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INTERVIEW: Julia Fullerton-Batten, Curator of 2020 Student Awards

6 February 2020

Student Awards Logo 2020 small


Julia Fullerton-Batten's distinctive style has really come to fruition of late, with her most recent short films, Old Father Thames and 1814 Frost Fair.  We chatted to Julia to find out more about her extensive career and how entering awards has given her inspirational work the exposure it deserves.

OldFatherThames Tower Bridge

© Julia Fullerton-Batten


What inspired you to get into photography? How has your style developed?

From a very young age I was aware of my father taking photographs and was intrigued by them! We lived in Pennsylvania and he would frequently disappear to New York at weekends or business trips to Japan and come back with photos he’d taken. When the time came to choose a career, I had only one thing in my mind- to become a photographer. Naively, back then, I didn't even know you could make a living being a professional photographer! I just went with my instincts and passion.

After studying photography, I became a freelance assistant, it lasted five long years. I assisted many different professional photographers taking notes the whole time. I learned a lot during those years and started off my career with a good basis of both technical and practical aspects of photography.

My career as a fine-art photographer started with small projects of me and my camera with a street cast model on interesting locations. I had very little other equipment other than my 5x4 camera and minimal lighting. Now I shoot with close to 100 people on set, extensive lighting setups and at more extravagant locations. My style has developed accordingly in all aspects, especially my use of very complicated lighting.



© Julia Fullerton-Batten


As a multi award winner, can you talk about any recent Awards you have won, what they have done for your career and the importance of entering?

As soon as I set off on the path to become a professional photographer, I honed the talent that I thought I had in me, shot continuously, maintained an up-to-date portfolio and entered competitions, especially the AOP Awards. In 1998 I had a number of images that were successful in the AOP Assistants Awards, one award included having one of them on the front cover of the book for the Awards that year.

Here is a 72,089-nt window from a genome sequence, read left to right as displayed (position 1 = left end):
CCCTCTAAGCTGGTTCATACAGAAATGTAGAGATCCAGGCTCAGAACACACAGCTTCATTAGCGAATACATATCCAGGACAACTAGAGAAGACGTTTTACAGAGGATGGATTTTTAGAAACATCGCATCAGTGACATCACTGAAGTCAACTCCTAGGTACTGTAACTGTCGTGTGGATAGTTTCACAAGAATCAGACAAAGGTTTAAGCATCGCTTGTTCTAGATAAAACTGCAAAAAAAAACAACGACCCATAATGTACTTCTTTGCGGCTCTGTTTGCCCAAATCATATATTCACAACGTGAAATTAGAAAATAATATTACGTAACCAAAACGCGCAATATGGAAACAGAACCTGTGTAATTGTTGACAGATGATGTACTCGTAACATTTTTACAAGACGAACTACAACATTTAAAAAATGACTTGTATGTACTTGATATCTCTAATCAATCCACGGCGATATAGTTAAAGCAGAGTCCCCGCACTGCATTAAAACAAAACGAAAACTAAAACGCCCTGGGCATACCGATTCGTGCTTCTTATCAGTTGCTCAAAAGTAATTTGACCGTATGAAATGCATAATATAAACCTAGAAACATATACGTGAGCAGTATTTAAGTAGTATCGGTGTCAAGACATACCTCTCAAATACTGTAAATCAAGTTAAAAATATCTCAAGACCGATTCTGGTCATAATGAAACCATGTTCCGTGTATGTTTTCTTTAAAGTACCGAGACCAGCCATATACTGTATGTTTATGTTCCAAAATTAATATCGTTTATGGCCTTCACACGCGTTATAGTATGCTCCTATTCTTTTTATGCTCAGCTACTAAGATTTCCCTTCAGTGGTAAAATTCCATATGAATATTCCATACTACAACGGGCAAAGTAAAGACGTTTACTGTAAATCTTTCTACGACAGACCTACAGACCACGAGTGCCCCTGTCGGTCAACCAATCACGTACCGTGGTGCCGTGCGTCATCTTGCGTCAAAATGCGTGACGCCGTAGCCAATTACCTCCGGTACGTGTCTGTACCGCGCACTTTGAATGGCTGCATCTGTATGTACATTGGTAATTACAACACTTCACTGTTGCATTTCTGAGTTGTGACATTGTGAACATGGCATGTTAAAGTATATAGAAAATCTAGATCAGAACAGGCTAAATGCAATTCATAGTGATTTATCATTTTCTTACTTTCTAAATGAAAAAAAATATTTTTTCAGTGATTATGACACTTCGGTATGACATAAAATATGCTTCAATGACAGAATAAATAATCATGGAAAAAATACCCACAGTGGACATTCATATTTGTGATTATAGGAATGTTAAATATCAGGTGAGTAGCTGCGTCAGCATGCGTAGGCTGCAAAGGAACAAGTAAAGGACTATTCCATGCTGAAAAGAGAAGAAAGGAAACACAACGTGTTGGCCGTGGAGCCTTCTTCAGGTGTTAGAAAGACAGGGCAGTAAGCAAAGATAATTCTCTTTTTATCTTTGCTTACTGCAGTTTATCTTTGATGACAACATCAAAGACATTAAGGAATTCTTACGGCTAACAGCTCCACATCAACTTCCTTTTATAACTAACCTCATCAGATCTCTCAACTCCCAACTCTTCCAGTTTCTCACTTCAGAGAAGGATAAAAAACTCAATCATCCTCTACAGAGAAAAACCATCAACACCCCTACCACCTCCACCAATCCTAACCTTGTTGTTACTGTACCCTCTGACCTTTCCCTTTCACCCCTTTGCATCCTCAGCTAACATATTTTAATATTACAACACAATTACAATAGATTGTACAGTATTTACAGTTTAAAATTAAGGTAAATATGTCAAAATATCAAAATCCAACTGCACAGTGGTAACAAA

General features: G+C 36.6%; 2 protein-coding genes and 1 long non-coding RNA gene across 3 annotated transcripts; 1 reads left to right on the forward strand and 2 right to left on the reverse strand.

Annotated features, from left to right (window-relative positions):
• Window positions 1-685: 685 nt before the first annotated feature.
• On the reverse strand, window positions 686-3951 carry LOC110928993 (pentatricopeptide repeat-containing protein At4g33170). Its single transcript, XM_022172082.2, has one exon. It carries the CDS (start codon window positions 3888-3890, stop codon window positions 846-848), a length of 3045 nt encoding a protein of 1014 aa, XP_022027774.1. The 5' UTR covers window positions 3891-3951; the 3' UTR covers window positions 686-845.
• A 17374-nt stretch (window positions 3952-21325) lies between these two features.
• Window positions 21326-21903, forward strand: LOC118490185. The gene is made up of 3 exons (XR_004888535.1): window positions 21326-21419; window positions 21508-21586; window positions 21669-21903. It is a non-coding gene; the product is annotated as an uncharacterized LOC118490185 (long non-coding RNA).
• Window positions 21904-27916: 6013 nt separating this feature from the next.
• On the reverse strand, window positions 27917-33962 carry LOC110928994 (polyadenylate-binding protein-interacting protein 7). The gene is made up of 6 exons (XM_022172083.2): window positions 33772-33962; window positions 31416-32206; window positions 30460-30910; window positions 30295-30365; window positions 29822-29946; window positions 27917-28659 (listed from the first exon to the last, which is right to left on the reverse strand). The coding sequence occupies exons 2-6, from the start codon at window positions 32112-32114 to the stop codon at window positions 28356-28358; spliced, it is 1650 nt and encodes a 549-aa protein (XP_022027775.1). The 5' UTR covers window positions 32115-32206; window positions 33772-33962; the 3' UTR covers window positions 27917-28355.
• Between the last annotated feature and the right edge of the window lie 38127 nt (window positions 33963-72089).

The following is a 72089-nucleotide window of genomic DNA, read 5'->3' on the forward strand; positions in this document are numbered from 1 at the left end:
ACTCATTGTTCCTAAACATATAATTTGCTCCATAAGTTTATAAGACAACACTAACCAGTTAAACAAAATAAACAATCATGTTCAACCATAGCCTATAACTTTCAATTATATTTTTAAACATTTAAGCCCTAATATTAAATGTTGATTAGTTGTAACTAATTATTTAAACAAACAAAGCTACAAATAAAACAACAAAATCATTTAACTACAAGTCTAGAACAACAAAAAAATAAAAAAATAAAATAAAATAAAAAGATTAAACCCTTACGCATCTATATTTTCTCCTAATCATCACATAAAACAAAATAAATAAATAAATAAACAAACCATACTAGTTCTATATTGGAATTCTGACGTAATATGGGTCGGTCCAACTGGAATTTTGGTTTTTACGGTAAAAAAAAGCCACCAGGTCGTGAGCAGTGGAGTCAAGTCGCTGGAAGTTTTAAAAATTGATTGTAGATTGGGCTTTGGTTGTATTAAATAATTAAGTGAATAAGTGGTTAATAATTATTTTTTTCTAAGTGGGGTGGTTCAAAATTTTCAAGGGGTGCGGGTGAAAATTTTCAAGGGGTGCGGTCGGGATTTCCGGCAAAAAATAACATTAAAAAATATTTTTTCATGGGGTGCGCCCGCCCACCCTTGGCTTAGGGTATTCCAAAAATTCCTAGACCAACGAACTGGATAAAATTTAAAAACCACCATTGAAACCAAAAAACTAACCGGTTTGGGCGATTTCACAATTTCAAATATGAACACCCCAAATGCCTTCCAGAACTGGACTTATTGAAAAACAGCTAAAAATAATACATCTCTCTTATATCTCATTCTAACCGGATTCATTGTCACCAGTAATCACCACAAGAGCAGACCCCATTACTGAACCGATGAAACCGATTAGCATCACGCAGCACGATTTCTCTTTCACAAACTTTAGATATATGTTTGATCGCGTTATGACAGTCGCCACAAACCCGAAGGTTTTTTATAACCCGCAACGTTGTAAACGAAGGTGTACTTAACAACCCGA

Many art-buyers were at the Awards looking for new talent and I was approached by a German agent who subsequently represented me for many years. I still enter the Professional awards every year…..

By winning another competition, the ‘HSBC award’, I had 5 exhibitions in Europe and NY, as well as a book published.

Recently I directed and produced my own short film for my ‘1814 Frost Fair’ photo shoot of my ‘Old Father Thames’ project. I have entered the film into a number of festivals and have already won awards with it; the stills have also garnered significant recognition.


1814 Frost Fair Armwrestling

© Julia Fullerton-Batten


You successfully combine fine art with shooting for commercial clients. Can you talk about the challenges of this if there have been any? What advice would you give to other photographers wanting the same diversity in their practice.

Nowadays creatives often come to me now for my recognised style. It is sometimes the stylised look that they want, other times is a complicated technical shoot that they know I can achieve. On other occasions the idea that they have needs spicing up a bit and my style of lighting does the trick.

My advice is that you stick to the style you have developed, don’t be influenced by other styles and try to imitate them. It is very important to stay open minded during the shoot to other ways of presenting things. I sometimes find that clients don't always want the look I’m suggesting, and I acquiesce to their wishes - at the end of the day they are my client and I need to fulfill their wishes. However, when everyone is happy, the project is signed off and there is still time I’ll shoot my version to see what it looks like in comparison.

Always put your own personal work in your portfolio. Clients don't really want to see what you have done on other commissions but add them at the back as a thumbnail page so that you can reassure them that you have shot other commercial work.


TateBritain Flooding

© Julia Fullerton-Batten


As curator of the Student Awards people category what in your opinion makes for an Award-winning image? What would your advice be those entering this category?

I approach all images with an open unbiased mind. I look for images that appear to me to feel fresh and different, standing out from the others. I need to feel excited when I see it. It is a very self-centred appreciation based on visual and emotional content and not at all on technical perfection.

I can always sense when a young photographer is forging their own path, not following a trend but making and developing their own trend. This was always important to me and I commend it to be different and original. Be passionate about your photography, shoot from your heart, avoid shooting what you think other people want to see, especially not judges. Don't feel being a good photographer is difficult or complicated, otherwise you may end up doing nothing at all. Follow your instincts.


Tim Andrews 

© Julia Fullerton-Batten


What’s next for you?

I am working on two new personal fine-art projects; on one of them I’ve just started on the production stage. I always have a few magazine interviews to deal with and a forthcoming TED-style talk for students in preparation.


JFullertonBatten SeemaKennedy

© Julia Fullerton-Batten


Find more information on the Student Awards 2020 call for entries here


See more of Julia's work in Find


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